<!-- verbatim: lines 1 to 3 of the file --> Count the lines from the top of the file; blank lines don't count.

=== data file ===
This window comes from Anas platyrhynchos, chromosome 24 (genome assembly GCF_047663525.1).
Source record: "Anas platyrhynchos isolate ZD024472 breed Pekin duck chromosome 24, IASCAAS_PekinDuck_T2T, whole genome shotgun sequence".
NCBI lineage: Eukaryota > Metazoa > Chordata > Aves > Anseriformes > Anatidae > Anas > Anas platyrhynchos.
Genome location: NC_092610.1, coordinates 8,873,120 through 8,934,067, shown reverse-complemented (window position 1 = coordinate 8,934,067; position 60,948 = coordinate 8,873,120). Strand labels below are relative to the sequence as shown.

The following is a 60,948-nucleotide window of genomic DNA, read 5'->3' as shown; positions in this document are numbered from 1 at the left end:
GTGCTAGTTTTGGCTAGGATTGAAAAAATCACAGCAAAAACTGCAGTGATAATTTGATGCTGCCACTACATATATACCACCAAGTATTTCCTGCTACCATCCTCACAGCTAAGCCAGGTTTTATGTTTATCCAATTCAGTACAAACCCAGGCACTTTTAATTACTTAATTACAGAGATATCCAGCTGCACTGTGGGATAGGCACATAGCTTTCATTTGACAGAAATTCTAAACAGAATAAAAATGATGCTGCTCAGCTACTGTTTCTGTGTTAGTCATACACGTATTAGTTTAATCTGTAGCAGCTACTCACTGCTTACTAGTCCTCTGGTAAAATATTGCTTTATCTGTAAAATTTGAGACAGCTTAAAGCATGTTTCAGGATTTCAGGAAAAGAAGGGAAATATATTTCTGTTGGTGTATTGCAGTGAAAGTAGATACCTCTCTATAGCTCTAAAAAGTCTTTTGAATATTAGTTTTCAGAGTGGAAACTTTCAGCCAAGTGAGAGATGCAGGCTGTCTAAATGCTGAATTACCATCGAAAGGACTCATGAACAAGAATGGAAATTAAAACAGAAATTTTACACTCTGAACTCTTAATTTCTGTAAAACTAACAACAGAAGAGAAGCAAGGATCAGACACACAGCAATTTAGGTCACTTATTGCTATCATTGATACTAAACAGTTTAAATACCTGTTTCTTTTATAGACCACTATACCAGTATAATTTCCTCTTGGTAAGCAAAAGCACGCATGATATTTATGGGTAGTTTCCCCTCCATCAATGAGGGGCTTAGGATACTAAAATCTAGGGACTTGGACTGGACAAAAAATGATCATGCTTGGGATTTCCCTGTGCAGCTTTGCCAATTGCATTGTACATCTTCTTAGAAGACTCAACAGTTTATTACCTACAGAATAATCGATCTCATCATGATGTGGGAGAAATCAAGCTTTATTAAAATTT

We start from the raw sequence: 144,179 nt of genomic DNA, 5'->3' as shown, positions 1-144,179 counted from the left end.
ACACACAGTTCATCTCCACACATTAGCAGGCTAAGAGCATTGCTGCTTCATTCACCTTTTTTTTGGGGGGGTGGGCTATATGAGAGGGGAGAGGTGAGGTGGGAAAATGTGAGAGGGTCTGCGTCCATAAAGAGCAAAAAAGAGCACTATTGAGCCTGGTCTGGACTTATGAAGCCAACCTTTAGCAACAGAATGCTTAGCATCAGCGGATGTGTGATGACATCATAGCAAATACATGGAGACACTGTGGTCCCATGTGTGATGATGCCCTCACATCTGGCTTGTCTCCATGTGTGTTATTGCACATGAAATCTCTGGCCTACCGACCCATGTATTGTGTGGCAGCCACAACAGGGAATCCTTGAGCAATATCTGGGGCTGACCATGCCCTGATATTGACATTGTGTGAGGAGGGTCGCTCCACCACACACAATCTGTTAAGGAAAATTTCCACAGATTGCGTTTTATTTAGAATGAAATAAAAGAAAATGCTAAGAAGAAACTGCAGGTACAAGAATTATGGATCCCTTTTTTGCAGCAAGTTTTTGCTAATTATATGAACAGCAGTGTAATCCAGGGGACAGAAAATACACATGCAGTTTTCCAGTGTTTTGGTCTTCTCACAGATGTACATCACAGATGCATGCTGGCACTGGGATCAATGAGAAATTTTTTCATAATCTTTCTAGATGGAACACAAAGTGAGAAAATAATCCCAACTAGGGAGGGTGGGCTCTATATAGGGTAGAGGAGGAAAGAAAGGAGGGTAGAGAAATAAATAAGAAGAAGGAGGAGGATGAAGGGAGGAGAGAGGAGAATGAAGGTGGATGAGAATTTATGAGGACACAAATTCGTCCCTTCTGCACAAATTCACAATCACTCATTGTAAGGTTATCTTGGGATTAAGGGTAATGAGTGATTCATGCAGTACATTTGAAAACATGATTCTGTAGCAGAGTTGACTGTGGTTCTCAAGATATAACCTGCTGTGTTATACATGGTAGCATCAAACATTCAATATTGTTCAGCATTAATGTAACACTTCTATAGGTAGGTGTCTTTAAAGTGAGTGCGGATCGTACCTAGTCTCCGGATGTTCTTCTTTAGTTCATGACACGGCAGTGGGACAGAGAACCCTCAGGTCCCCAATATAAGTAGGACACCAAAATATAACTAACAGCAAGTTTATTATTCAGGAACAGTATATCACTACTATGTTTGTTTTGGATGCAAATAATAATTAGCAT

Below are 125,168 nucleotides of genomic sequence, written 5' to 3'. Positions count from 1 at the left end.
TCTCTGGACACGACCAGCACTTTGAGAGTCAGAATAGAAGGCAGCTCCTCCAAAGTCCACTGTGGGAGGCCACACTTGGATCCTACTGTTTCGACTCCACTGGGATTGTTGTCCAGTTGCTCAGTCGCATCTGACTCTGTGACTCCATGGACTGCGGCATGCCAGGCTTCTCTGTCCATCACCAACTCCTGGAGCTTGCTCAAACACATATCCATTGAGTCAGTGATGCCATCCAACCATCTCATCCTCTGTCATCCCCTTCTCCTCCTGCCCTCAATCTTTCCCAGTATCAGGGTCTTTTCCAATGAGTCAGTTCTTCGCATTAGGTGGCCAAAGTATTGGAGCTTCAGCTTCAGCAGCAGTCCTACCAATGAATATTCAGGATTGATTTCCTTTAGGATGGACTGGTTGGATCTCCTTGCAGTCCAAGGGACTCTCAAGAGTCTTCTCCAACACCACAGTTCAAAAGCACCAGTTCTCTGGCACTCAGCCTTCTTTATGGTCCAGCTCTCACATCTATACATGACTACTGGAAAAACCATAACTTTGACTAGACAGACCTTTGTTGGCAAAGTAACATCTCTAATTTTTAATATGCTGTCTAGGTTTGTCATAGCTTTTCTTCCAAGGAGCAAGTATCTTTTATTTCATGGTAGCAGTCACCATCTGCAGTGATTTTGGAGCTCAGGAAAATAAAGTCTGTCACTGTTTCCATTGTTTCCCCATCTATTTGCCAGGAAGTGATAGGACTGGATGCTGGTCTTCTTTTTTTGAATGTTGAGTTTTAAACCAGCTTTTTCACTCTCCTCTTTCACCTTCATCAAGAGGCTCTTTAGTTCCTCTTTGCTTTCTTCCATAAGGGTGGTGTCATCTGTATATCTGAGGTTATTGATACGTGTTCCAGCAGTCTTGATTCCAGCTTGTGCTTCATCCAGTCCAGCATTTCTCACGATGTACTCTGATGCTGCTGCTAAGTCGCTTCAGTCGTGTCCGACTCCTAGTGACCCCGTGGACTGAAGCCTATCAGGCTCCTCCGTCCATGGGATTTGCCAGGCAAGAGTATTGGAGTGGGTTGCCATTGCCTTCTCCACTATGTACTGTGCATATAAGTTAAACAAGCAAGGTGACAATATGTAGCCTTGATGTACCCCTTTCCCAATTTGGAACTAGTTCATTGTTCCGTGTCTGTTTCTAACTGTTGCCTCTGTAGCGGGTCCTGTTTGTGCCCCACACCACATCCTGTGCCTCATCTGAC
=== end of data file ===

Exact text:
This window comes from Anas platyrhynchos, chromosome 24 (genome assembly GCF_047663525.1).
Source record: "Anas platyrhynchos isolate ZD024472 breed Pekin duck chromosome 24, IASCAAS_PekinDuck_T2T, whole genome shotgun sequence".
NCBI lineage: Eukaryota > Metazoa > Chordata > Aves > Anseriformes > Anatidae > Anas > Anas platyrhynchos.